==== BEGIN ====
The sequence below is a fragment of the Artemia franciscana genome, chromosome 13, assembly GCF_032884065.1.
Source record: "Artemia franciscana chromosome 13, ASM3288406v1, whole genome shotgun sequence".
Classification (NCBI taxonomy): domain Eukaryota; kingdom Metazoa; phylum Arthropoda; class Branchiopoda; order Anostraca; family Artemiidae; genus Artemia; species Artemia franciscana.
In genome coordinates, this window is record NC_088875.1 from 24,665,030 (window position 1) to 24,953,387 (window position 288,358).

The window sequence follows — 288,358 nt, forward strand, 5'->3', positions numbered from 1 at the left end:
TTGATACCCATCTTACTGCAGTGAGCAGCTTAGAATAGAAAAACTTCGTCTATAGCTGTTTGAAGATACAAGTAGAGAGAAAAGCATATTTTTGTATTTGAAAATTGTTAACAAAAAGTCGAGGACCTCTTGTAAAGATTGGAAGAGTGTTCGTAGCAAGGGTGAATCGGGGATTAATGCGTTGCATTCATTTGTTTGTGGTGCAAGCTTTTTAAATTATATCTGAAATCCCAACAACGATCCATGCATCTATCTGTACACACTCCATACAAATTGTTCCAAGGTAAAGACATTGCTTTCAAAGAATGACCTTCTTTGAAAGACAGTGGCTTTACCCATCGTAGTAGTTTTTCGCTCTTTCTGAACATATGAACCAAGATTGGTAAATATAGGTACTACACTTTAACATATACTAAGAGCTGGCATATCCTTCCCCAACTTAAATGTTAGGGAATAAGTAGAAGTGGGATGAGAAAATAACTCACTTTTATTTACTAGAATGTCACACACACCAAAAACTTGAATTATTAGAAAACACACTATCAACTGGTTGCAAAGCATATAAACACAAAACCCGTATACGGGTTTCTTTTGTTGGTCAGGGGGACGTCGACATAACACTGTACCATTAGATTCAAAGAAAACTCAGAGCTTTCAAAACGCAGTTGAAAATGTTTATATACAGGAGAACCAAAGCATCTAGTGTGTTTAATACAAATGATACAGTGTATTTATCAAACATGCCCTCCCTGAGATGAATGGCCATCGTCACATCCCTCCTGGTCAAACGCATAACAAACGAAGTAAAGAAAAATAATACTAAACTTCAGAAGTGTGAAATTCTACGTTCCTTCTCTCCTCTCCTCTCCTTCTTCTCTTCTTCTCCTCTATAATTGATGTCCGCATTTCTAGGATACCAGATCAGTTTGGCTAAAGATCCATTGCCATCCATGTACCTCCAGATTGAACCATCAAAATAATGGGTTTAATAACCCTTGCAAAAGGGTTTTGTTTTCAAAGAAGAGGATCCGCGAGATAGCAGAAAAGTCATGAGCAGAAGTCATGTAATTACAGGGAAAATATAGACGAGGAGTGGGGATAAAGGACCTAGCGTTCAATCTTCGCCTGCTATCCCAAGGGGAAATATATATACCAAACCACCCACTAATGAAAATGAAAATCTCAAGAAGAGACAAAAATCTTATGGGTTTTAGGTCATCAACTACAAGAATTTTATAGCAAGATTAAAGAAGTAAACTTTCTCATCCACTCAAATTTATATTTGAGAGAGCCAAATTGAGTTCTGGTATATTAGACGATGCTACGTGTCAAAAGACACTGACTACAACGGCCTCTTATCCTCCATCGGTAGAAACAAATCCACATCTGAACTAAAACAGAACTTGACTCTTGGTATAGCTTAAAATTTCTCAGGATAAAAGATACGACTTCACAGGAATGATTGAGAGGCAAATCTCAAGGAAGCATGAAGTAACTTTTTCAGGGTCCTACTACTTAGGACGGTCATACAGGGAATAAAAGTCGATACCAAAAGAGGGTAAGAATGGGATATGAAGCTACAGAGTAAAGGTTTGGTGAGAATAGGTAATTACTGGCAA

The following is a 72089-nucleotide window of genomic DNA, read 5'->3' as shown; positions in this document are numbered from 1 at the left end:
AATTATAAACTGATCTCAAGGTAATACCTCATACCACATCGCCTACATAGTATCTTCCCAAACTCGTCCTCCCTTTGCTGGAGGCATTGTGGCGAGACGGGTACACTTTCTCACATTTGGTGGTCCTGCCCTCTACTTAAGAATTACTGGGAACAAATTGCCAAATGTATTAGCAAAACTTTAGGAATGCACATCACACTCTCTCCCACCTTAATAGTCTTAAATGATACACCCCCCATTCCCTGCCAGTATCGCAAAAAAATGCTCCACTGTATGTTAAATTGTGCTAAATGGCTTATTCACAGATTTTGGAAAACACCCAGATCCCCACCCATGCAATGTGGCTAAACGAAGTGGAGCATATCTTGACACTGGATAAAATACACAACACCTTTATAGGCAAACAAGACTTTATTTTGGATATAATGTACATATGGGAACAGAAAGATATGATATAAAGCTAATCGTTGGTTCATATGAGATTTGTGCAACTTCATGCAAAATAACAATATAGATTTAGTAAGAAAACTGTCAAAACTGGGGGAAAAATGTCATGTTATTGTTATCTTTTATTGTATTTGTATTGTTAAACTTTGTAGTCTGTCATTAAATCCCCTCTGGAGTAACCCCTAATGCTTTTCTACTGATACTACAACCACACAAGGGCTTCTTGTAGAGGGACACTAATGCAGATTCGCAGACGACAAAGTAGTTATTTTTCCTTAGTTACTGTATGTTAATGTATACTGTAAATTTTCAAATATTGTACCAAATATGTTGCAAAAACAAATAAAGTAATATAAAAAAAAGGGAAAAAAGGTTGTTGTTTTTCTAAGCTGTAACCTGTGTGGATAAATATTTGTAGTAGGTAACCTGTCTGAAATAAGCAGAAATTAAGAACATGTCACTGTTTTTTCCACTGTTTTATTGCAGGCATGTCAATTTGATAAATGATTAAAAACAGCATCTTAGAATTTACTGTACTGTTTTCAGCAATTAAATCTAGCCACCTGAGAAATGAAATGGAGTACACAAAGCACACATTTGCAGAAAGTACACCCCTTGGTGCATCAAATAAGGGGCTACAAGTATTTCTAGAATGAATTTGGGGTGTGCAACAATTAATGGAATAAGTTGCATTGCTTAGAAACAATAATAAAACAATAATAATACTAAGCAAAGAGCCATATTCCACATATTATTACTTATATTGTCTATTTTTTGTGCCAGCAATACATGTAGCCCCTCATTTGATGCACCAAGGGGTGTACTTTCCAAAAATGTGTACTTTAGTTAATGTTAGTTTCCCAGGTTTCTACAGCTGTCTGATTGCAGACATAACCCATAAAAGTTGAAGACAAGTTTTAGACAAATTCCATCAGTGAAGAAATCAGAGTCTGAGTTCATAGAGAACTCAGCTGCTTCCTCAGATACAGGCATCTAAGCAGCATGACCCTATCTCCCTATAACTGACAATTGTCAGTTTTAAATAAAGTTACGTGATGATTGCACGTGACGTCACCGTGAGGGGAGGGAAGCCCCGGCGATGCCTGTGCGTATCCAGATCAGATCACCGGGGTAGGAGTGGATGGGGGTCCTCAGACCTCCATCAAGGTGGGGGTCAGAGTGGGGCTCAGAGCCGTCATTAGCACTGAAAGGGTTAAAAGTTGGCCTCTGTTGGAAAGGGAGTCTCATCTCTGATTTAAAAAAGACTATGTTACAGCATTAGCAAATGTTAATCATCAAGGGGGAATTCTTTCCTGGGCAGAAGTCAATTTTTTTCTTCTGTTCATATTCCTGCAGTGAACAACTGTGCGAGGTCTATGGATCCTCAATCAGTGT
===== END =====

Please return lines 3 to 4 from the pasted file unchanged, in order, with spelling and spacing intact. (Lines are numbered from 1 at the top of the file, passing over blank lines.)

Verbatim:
Classification (NCBI taxonomy): domain Eukaryota; kingdom Metazoa; phylum Arthropoda; class Branchiopoda; order Anostraca; family Artemiidae; genus Artemia; species Artemia franciscana.
In genome coordinates, this window is record NC_088875.1 from 24,665,030 (window position 1) to 24,953,387 (window position 288,358).